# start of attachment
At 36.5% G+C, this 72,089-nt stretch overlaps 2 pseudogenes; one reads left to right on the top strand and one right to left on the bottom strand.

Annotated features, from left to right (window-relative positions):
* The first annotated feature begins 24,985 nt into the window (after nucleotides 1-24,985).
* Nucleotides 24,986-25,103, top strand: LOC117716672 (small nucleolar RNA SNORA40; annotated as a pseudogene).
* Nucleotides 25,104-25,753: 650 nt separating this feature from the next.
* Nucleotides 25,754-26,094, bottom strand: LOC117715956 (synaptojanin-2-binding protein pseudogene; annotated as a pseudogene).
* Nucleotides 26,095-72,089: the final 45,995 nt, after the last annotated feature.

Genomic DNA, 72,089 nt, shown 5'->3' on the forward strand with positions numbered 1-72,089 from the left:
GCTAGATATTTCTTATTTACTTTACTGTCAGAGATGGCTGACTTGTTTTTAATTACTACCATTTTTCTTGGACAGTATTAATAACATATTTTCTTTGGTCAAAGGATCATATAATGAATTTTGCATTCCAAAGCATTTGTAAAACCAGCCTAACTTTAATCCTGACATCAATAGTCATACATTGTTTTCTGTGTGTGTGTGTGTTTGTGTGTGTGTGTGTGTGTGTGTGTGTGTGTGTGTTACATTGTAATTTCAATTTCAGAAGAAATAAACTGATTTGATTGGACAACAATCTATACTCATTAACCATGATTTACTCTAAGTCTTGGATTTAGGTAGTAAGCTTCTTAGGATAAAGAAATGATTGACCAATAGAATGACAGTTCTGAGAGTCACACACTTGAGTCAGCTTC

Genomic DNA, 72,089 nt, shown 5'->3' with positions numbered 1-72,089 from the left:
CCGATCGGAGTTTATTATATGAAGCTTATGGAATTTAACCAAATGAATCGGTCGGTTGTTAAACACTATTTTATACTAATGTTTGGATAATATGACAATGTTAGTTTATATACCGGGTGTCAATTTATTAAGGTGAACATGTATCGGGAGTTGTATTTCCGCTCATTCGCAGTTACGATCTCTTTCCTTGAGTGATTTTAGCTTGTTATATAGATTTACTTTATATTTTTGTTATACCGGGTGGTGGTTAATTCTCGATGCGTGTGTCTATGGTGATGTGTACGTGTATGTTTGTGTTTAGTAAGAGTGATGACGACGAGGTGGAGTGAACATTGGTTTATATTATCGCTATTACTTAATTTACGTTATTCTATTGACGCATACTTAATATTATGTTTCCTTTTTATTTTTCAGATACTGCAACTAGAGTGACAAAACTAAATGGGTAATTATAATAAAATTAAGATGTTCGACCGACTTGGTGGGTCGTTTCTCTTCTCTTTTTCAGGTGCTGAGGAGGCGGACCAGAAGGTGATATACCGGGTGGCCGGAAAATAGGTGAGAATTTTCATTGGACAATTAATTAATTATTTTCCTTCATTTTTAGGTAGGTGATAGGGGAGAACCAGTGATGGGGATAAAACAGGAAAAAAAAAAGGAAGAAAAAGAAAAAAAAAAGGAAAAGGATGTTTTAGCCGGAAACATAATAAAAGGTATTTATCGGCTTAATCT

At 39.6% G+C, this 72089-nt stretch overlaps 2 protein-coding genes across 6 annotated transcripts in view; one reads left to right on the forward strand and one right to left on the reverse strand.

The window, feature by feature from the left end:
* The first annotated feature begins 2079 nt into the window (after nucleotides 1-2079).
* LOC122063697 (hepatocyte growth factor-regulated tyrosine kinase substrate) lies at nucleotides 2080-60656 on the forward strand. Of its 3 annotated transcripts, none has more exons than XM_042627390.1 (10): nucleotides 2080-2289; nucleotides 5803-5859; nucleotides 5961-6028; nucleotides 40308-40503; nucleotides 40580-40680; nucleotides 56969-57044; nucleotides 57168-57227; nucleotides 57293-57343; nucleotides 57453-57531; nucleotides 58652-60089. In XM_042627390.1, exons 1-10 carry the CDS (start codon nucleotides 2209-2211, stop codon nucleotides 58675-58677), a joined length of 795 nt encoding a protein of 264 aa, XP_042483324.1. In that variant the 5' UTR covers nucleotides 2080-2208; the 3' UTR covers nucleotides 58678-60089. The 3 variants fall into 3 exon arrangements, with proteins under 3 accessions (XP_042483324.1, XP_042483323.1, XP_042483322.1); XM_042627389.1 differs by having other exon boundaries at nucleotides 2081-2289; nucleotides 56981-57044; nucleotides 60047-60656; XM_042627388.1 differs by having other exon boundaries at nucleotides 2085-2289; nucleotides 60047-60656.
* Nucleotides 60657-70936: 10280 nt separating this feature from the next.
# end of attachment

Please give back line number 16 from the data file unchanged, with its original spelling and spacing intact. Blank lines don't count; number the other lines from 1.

* Nucleotides 60657-70936: 10280 nt separating this feature from the next.